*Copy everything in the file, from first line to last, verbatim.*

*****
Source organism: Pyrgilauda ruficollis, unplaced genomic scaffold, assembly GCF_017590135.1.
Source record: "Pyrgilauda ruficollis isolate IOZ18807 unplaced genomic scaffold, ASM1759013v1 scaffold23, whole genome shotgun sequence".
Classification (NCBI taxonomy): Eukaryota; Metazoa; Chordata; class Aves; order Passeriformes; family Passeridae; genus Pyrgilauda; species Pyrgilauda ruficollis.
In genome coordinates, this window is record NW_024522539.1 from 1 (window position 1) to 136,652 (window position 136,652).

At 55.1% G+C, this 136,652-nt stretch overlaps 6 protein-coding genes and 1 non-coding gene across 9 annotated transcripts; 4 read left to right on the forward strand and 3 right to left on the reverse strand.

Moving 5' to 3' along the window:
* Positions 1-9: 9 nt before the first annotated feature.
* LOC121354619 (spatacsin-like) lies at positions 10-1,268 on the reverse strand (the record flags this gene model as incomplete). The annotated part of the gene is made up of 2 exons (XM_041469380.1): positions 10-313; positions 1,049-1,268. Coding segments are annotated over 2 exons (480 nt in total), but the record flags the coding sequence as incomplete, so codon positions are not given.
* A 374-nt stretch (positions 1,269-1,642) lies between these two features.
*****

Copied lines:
Source organism: Pyrgilauda ruficollis, unplaced genomic scaffold, assembly GCF_017590135.1.
Source record: "Pyrgilauda ruficollis isolate IOZ18807 unplaced genomic scaffold, ASM1759013v1 scaffold23, whole genome shotgun sequence".
Classification (NCBI taxonomy): Eukaryota; Metazoa; Chordata; class Aves; order Passeriformes; family Passeridae; genus Pyrgilauda; species Pyrgilauda ruficollis.
In genome coordinates, this window is record NW_024522539.1 from 1 (window position 1) to 136,652 (window position 136,652).

At 55.1% G+C, this 136,652-nt stretch overlaps 6 protein-coding genes and 1 non-coding gene across 9 annotated transcripts; 4 read left to right on the forward strand and 3 right to left on the reverse strand.

Moving 5' to 3' along the window:
* Positions 1-9: 9 nt before the first annotated feature.
* LOC121354619 (spatacsin-like) lies at positions 10-1,268 on the reverse strand (the record flags this gene model as incomplete). The annotated part of the gene is made up of 2 exons (XM_041469380.1): positions 10-313; positions 1,049-1,268. Coding segments are annotated over 2 exons (480 nt in total), but the record flags the coding sequence as incomplete, so codon positions are not given.
* A 374-nt stretch (positions 1,269-1,642) lies between these two features.